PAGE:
Do Turtles Sleep Underwater?

Since turtles spend lots of their time underwater, have you ever wondered if turtles sleep underwater too? Fascinatingly only some species of turtles may sleep underwater, while other turtles sleep elsewhere. In this article, we will explore not only if turtles sleep underwater but if they sleep at all and how do different species of turtles sleep?

Where Do Turtles Sleep?

Sea turtles are among some of the only turtles that sleep underwater. Other turtles will either bury themselves in the sand or mud or hide in marshlands. Sea turtles sleep underwater in hidden sea structures and camouflage themselves well. They may also occasionally sleep deep underwater or float beneath the water’s surface and fall asleep.

Turtles that can sleep underwater can take longer breaths, allowing them to sleep underwater. The painted turtle is a unique species of turtle that can draw oxygen from the water while they sleep.

Pet turtles like the musk and mud turtles can also sleep underwater. However, turtles cannot consistently sleep underwater without coming up for air. As a result, sea turtles often take a break during their sleep to swim up to the surface for oxygen and then return to the water to fall asleep again.

When turtles sleep, they sleep during the day and will usually find a place to sleep that has a stable temperature. This applies to turtles sleeping underwater and on land.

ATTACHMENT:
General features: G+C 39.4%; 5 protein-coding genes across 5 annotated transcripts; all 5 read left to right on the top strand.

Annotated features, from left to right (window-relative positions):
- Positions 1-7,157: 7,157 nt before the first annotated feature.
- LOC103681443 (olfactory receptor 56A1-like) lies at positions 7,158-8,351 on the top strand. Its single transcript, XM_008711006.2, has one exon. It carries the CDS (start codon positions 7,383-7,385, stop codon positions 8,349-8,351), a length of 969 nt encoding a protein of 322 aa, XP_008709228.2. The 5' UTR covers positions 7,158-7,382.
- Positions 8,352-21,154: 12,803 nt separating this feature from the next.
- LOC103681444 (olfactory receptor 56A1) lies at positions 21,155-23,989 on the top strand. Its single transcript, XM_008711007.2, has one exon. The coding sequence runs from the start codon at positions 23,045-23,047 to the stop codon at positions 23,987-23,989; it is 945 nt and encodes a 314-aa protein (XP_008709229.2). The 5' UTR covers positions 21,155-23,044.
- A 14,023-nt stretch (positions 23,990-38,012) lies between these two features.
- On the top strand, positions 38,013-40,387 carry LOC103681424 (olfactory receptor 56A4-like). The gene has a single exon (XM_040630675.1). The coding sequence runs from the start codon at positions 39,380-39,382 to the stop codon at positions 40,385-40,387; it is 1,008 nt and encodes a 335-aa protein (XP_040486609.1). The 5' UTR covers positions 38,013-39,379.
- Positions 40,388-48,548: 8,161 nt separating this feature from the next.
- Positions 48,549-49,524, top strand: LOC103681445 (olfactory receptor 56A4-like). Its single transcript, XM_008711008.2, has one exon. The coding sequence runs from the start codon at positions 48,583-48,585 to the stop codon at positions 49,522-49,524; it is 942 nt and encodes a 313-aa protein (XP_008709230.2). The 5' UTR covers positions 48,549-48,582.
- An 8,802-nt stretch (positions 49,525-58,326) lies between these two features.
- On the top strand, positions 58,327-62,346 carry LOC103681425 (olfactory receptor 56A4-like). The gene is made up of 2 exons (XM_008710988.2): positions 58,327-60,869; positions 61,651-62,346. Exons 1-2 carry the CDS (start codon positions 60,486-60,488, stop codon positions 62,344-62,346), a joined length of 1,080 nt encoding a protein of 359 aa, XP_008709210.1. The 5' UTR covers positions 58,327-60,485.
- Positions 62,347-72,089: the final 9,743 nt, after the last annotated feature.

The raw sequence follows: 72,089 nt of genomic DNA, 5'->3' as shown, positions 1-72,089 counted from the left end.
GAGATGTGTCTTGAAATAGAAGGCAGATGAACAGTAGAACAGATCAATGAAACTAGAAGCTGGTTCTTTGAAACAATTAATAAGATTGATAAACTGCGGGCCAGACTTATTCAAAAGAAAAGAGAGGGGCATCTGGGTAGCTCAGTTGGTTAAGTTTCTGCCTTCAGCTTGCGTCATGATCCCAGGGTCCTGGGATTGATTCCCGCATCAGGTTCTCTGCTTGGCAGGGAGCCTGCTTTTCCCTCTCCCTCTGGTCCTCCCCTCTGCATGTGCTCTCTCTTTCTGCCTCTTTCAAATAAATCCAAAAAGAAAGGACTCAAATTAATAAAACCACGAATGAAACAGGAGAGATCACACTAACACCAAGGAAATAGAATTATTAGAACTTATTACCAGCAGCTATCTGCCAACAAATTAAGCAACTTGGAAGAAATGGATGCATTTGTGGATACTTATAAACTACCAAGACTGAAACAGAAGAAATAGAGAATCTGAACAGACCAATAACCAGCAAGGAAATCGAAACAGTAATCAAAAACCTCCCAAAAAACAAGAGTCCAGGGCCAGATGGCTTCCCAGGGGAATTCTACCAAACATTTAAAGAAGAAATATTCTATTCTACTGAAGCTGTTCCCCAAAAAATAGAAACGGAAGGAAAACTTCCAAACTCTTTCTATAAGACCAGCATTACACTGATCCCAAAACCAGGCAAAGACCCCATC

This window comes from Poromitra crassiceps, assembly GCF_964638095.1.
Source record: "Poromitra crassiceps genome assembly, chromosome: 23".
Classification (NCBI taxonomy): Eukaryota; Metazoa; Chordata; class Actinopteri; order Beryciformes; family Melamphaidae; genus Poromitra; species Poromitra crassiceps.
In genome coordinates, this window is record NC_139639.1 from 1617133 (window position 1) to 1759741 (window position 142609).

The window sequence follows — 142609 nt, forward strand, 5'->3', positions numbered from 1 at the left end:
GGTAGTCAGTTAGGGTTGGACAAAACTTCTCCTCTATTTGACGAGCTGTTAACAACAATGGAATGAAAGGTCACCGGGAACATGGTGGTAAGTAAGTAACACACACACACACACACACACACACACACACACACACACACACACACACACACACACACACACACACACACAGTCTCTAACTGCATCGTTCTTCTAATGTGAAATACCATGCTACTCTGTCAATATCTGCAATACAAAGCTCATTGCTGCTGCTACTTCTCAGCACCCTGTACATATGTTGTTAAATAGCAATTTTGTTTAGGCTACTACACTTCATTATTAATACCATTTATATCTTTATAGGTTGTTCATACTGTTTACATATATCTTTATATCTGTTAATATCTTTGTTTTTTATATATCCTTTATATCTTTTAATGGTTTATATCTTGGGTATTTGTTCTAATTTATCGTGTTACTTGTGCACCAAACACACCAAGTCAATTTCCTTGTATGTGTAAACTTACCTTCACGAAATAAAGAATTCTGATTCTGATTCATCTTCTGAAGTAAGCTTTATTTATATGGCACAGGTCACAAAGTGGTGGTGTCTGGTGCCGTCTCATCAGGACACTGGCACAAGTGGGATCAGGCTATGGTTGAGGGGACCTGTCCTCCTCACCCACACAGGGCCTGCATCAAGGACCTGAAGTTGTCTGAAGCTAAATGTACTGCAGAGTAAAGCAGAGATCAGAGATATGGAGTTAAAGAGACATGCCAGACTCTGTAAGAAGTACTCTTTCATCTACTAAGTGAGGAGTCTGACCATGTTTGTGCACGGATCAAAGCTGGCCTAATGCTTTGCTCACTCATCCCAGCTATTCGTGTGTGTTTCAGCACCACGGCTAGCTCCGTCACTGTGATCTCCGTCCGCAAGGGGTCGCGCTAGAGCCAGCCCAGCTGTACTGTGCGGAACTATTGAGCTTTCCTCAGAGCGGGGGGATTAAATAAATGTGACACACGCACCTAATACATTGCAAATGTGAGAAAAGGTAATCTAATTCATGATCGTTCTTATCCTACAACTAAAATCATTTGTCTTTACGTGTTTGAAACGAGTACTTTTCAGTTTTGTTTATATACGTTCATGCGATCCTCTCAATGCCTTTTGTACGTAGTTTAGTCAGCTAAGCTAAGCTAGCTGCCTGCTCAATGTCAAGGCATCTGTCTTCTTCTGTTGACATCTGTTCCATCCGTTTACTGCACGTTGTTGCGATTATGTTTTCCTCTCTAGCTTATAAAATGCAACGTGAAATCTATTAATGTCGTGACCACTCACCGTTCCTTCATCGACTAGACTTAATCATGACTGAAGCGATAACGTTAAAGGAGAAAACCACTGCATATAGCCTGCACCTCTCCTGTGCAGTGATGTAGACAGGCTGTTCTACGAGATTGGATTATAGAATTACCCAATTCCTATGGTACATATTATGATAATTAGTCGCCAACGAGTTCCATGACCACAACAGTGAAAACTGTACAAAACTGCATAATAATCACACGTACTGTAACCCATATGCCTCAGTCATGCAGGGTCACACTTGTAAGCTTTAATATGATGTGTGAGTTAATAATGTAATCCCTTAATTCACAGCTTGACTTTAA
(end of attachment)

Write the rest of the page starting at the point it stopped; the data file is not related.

Species of turtles that sleep underwater include:

  • Pond turtles
  • Painted turtles
  • Wood turtles
  • Map turtles
  • Red eared slider turtles

Turtles that live on land, like the Greek turtle, the Indian Star, and the Russian turtle, cannot sleep underwater.

If turtles can sleep underwater, can they drown in their sleep? Turtles come up for air often when sleeping underwater, and it is improbable they will drown unless they cannot reach the water’s surface to get air. 

Sea turtles can stay underwater for 4 or 5 hours without coming up for air. While most other turtles need to swim to the surface every hour. Since some species of turtles absorb most of their oxygen through their skin, they can stay underwater for a lot longer before needing to get air from the surface.

Do All Turtles Sleep?

Turtles technically do not sleep but enter a resting phase. During this period, they relax or even retreat into their shells. All turtles need this resting phase. It can be challenging to tell if a turtle is sleeping just by looking at them.

Turtles are known to enter this resting phase in short bouts and do not carry on sleeping for extending periods. Sea turtles need to come up for air, so their rest or sleep periods are much shorter than land turtles.

Turtles sleep during the day and at night. Their sleep or resting periods during the day are short. Turtles will choose places to sleep where they are protected from predators. Although their shell offers protection, not all turtles retract into their shell when sleeping. Some turtles, like sea turtles, are too big to fully retract into their shell and usually sleep with their head sticking out.